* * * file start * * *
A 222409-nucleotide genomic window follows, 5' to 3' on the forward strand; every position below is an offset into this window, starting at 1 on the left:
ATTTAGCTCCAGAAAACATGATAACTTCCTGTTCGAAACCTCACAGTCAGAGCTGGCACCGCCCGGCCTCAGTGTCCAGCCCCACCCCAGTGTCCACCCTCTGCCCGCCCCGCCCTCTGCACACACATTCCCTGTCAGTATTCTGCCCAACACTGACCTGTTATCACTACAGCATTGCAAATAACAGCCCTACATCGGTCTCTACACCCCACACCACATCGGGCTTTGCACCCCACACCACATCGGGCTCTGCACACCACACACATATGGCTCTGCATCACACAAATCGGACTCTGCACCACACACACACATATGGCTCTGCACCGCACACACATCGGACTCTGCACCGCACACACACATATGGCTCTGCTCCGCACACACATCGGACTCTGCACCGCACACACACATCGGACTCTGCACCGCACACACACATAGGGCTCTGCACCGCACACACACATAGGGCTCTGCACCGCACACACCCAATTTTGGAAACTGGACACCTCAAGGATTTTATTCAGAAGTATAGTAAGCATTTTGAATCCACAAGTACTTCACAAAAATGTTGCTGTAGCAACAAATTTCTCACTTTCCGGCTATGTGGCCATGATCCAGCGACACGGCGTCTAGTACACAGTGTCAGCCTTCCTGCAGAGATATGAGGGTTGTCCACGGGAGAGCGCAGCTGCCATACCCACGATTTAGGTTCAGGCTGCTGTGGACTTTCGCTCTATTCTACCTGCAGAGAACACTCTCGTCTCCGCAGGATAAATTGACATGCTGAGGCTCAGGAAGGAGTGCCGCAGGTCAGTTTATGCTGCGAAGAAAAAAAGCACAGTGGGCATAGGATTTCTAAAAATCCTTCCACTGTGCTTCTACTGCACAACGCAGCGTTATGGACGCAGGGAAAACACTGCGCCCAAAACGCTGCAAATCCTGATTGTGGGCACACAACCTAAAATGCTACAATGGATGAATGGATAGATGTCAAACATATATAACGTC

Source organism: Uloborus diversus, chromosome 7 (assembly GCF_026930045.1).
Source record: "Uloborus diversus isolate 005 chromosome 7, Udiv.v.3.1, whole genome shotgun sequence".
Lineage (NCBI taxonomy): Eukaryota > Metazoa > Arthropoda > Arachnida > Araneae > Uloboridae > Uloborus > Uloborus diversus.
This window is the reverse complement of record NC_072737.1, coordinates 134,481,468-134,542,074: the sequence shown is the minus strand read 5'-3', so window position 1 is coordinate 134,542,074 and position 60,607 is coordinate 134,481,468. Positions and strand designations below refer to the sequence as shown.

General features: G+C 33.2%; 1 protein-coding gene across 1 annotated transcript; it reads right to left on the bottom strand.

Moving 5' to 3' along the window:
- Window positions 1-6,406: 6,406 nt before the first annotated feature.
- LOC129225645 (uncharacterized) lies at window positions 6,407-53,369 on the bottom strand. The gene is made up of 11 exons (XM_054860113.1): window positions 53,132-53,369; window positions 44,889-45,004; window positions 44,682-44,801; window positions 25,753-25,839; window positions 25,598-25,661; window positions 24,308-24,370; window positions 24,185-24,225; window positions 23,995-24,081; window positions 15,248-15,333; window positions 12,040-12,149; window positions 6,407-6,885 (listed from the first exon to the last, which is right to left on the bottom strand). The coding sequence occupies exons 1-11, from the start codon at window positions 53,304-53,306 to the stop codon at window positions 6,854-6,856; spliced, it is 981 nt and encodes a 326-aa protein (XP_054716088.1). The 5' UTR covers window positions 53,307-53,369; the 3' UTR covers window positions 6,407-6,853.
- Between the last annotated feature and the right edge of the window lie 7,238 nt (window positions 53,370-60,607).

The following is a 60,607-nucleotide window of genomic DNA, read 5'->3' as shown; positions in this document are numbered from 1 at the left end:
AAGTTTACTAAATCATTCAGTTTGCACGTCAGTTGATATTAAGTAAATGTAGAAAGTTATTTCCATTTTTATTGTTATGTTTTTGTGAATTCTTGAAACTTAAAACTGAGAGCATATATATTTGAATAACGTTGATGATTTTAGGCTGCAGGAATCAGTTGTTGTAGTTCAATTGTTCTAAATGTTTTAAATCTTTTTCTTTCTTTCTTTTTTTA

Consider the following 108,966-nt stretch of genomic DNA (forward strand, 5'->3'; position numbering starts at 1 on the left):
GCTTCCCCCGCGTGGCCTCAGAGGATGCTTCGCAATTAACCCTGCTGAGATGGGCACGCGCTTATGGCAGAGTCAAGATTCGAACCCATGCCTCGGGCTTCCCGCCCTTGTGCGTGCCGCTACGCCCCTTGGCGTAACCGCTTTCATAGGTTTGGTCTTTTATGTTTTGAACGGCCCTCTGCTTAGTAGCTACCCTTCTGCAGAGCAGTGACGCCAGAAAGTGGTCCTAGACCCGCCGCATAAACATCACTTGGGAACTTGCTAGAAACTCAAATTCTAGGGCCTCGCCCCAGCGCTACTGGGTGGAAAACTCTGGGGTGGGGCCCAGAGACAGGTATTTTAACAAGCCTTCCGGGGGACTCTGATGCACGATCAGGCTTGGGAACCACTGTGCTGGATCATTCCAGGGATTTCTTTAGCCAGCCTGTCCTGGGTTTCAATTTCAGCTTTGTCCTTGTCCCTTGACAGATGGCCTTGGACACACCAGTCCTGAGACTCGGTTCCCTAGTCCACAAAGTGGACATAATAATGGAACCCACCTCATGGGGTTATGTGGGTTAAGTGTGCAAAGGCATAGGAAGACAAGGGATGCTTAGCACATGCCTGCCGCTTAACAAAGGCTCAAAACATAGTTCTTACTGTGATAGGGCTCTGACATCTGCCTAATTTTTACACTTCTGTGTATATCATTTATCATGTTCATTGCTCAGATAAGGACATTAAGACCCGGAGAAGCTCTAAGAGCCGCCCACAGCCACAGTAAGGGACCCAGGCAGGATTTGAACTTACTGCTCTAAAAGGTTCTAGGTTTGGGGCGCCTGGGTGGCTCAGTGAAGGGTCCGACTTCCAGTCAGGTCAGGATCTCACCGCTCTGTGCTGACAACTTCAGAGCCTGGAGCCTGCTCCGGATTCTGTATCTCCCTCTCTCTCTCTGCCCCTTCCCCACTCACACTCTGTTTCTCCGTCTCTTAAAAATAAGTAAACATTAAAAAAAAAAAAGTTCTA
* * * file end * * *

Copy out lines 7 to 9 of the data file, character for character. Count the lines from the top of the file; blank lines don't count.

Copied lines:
General features: G+C 33.2%; 1 protein-coding gene across 1 annotated transcript; it reads right to left on the bottom strand.

Moving 5' to 3' along the window:
- Window positions 1-6,406: 6,406 nt before the first annotated feature.